Panel Faults NASA’s Mars Missions


The federal space agency’s three failed missions to Mars last year were doomed by severe underfunding and management breakdowns that led overworked engineers to make preventable errors, according to a scathing independent review released Tuesday.

Responding to the criticism, the National Aeronautics and Space Administration immediately announced that its quest to find traces of life on Mars will be reorganized. The agency said that it will create a reserve fund to cover unexpected program costs. It delayed for two years, until at least 2003, one of two scheduled Mars missions. And it named one official to oversee the entire effort to explore the Red Planet.

The report by an 18-member board of government, aerospace industry and academic experts tracked the findings of other outside investigations, released earlier this month. But it went into greater detail and carried more clout. It was commissioned by NASA Administrator Daniel S. Goldin.


Thomas Young, a retired aerospace engineer whose career included senior management jobs with NASA and Lockheed Martin, headed the panel. Its report said that the embarrassing technical failures have a common cultural denominator: an intense drive to meet budgets and timetables that pushed managers and engineers to take on escalating levels of risk.

Although it did not repudiate NASA’s new philosophy of “faster, better, cheaper” space missions, it added a critical corollary: “If not ready, do not launch.”

“Space missions are a ‘one strike and you are out’ activity,” the board’s report concluded. “Thousands of functions can be correctly performed, and one mistake can be mission catastrophic. Mistakes are prevented by oversight, test[ing] and independent analysis, which were deficient.”

NASA Acknowledges Its Mistakes

NASA embraced the panel’s findings as a guide for getting its troubled Mars program back on track.

“We found the boundary, and we are stepping back from that boundary,” Edward Weiler, NASA’s associate administrator for space science, said at a news conference at the agency’s headquarters. “We could have probably pulled these missions off if we were a little less cheap,” he ruefully acknowledged.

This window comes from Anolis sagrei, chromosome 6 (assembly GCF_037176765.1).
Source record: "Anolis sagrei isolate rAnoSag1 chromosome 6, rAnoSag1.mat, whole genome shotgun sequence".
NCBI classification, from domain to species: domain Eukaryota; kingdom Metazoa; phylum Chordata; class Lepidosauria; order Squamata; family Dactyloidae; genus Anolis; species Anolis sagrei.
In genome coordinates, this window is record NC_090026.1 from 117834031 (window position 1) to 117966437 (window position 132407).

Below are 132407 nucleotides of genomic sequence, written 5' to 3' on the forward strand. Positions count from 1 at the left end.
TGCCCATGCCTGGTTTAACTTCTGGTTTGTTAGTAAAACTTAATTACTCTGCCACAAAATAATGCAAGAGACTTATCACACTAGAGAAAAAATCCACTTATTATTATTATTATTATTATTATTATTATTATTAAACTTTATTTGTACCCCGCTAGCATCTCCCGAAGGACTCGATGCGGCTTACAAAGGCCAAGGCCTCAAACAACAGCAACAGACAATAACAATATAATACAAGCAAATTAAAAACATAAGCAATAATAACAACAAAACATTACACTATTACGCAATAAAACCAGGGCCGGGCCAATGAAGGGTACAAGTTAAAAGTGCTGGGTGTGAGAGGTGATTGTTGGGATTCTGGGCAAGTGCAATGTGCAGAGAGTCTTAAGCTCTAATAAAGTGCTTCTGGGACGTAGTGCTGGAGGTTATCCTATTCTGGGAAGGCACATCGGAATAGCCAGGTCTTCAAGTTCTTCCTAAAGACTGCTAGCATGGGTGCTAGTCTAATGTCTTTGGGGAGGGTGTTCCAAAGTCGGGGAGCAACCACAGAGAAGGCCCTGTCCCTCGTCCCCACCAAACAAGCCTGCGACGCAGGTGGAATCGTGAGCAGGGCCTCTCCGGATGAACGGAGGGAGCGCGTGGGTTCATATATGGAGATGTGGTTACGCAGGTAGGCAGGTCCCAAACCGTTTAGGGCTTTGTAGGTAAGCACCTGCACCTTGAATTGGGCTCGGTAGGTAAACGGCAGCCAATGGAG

Edward Stone, director of the Jet Propulsion Laboratory in Pasadena, which managed the Mars missions, acknowledged that better “checks and balances” are needed. But Stone said that he had no inkling of a problem. “We had reviews throughout the program, and the reviews basically supported that we were meeting the challenge.”


A leading NASA critic reacted favorably to the report. “They clearly acknowledged these projects were underfunded and laid out a set of initiatives to avoid problems in the future,” said John Pike of the Federation of American Scientists.

But on Capitol Hill, Rep. Dana Rohrabacher (R-Huntington Beach), chairman of the space and aeronautics subcommittee of the House Science Committee, said he is not convinced that more money for NASA is the answer. “That’s the easy way out,” he said.

The report estimated that the failed Mars missions were underfunded by about 30%.

The outside panel identified for the first time a probable cause for December’s loss of the Mars Polar Lander. The spacecraft was designed to hunt for evidence of water on Mars. It also carried a microphone that could have transmitted the sound of Martian winds to listeners on Earth.